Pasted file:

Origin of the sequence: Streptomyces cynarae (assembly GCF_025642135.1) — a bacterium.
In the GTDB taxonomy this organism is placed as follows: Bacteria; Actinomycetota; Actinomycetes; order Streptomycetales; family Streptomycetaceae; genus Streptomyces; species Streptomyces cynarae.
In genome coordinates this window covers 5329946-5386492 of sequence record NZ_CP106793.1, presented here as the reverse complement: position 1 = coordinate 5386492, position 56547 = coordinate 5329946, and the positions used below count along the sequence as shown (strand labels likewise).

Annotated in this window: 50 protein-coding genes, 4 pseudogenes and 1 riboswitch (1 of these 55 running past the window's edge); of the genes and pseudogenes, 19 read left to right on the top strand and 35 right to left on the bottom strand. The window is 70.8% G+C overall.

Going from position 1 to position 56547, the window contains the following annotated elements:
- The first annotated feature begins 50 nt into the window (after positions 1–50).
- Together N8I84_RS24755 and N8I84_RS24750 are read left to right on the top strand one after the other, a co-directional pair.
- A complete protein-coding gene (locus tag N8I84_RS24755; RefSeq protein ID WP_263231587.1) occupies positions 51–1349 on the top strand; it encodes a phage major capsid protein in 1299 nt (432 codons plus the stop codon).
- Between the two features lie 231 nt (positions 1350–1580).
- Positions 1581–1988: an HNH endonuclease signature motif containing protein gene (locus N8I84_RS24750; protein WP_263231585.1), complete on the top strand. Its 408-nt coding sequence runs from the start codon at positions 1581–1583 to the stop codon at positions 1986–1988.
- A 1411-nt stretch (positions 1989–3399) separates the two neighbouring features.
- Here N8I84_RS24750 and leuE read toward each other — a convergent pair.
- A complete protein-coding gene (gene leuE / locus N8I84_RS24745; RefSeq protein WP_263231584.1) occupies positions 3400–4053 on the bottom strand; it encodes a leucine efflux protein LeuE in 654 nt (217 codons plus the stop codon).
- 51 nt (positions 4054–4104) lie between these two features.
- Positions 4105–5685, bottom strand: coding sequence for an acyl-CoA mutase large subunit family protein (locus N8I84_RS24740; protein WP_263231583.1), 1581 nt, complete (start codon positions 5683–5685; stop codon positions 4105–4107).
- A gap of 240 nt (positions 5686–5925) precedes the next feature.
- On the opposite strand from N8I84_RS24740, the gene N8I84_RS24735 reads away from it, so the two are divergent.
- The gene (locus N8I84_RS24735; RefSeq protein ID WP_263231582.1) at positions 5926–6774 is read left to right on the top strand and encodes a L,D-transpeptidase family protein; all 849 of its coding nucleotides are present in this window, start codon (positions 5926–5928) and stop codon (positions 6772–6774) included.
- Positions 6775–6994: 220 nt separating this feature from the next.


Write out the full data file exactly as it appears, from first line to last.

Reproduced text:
Origin of the sequence: Streptomyces cynarae (assembly GCF_025642135.1) — a bacterium.
In the GTDB taxonomy this organism is placed as follows: Bacteria; Actinomycetota; Actinomycetes; order Streptomycetales; family Streptomycetaceae; genus Streptomyces; species Streptomyces cynarae.
In genome coordinates this window covers 5329946-5386492 of sequence record NZ_CP106793.1, presented here as the reverse complement: position 1 = coordinate 5386492, position 56547 = coordinate 5329946, and the positions used below count along the sequence as shown (strand labels likewise).

Annotated in this window: 50 protein-coding genes, 4 pseudogenes and 1 riboswitch (1 of these 55 running past the window's edge); of the genes and pseudogenes, 19 read left to right on the top strand and 35 right to left on the bottom strand. The window is 70.8% G+C overall.

Going from position 1 to position 56547, the window contains the following annotated elements:
- The first annotated feature begins 50 nt into the window (after positions 1–50).
- Together N8I84_RS24755 and N8I84_RS24750 are read left to right on the top strand one after the other, a co-directional pair.
- A complete protein-coding gene (locus tag N8I84_RS24755; RefSeq protein ID WP_263231587.1) occupies positions 51–1349 on the top strand; it encodes a phage major capsid protein in 1299 nt (432 codons plus the stop codon).
- Between the two features lie 231 nt (positions 1350–1580).
- Positions 1581–1988: an HNH endonuclease signature motif containing protein gene (locus N8I84_RS24750; protein WP_263231585.1), complete on the top strand. Its 408-nt coding sequence runs from the start codon at positions 1581–1583 to the stop codon at positions 1986–1988.
- A 1411-nt stretch (positions 1989–3399) separates the two neighbouring features.
- Here N8I84_RS24750 and leuE read toward each other — a convergent pair.
- A complete protein-coding gene (gene leuE / locus N8I84_RS24745; RefSeq protein WP_263231584.1) occupies positions 3400–4053 on the bottom strand; it encodes a leucine efflux protein LeuE in 654 nt (217 codons plus the stop codon).
- 51 nt (positions 4054–4104) lie between these two features.
- Positions 4105–5685, bottom strand: coding sequence for an acyl-CoA mutase large subunit family protein (locus N8I84_RS24740; protein WP_263231583.1), 1581 nt, complete (start codon positions 5683–5685; stop codon positions 4105–4107).
- A gap of 240 nt (positions 5686–5925) precedes the next feature.
- On the opposite strand from N8I84_RS24740, the gene N8I84_RS24735 reads away from it, so the two are divergent.
- The gene (locus N8I84_RS24735; RefSeq protein ID WP_263231582.1) at positions 5926–6774 is read left to right on the top strand and encodes a L,D-transpeptidase family protein; all 849 of its coding nucleotides are present in this window, start codon (positions 5926–5928) and stop codon (positions 6772–6774) included.
- Positions 6775–6994: 220 nt separating this feature from the next.